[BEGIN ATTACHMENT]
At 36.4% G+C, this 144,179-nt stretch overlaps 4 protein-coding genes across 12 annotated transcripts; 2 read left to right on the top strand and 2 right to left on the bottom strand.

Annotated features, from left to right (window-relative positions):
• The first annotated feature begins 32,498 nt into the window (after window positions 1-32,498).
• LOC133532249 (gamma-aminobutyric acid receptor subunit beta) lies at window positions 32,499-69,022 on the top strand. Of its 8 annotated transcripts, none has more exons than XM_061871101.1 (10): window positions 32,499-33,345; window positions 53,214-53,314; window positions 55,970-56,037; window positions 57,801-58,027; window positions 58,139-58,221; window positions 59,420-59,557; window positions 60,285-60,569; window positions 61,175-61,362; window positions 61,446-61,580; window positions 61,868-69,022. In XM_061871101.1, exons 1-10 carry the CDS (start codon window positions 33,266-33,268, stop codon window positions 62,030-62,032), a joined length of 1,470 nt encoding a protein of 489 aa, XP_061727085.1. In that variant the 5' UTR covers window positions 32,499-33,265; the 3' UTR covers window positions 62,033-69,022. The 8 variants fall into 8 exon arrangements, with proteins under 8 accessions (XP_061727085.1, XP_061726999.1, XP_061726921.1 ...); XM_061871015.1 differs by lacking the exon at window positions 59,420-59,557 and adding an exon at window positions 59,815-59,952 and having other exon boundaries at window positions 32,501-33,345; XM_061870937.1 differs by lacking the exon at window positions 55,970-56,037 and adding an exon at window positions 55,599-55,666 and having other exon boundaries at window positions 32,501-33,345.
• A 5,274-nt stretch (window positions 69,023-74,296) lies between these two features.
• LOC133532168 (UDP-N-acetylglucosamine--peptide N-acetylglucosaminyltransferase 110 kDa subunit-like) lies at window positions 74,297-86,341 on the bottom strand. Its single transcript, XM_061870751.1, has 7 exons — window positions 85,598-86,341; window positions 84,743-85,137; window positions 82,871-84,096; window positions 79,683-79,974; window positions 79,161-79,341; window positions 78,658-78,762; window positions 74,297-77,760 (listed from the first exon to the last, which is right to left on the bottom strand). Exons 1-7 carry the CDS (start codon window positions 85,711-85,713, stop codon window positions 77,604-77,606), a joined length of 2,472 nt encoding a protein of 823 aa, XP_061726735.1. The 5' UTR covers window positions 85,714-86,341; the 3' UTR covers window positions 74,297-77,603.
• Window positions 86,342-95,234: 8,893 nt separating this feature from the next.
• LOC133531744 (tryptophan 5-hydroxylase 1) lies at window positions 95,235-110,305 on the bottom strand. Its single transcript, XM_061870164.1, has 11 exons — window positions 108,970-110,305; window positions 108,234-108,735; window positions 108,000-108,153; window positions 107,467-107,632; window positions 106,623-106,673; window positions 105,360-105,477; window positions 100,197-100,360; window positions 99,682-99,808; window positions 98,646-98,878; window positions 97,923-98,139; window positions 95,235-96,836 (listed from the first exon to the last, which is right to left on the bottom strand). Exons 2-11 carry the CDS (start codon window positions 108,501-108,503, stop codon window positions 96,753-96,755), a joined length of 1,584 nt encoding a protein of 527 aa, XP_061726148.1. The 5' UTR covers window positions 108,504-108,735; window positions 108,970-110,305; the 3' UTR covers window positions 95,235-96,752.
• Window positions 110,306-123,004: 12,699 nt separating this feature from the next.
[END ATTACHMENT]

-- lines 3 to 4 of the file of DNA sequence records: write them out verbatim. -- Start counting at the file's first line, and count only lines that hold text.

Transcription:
• The first annotated feature begins 32,498 nt into the window (after window positions 1-32,498).
• LOC133532249 (gamma-aminobutyric acid receptor subunit beta) lies at window positions 32,499-69,022 on the top strand. Of its 8 annotated transcripts, none has more exons than XM_061871101.1 (10): window positions 32,499-33,345; window positions 53,214-53,314; window positions 55,970-56,037; window positions 57,801-58,027; window positions 58,139-58,221; window positions 59,420-59,557; window positions 60,285-60,569; window positions 61,175-61,362; window positions 61,446-61,580; window positions 61,868-69,022. In XM_061871101.1, exons 1-10 carry the CDS (start codon window positions 33,266-33,268, stop codon window positions 62,030-62,032), a joined length of 1,470 nt encoding a protein of 489 aa, XP_061727085.1. In that variant the 5' UTR covers window positions 32,499-33,265; the 3' UTR covers window positions 62,033-69,022. The 8 variants fall into 8 exon arrangements, with proteins under 8 accessions (XP_061727085.1, XP_061726999.1, XP_061726921.1 ...); XM_061871015.1 differs by lacking the exon at window positions 59,420-59,557 and adding an exon at window positions 59,815-59,952 and having other exon boundaries at window positions 32,501-33,345; XM_061870937.1 differs by lacking the exon at window positions 55,970-56,037 and adding an exon at window positions 55,599-55,666 and having other exon boundaries at window positions 32,501-33,345.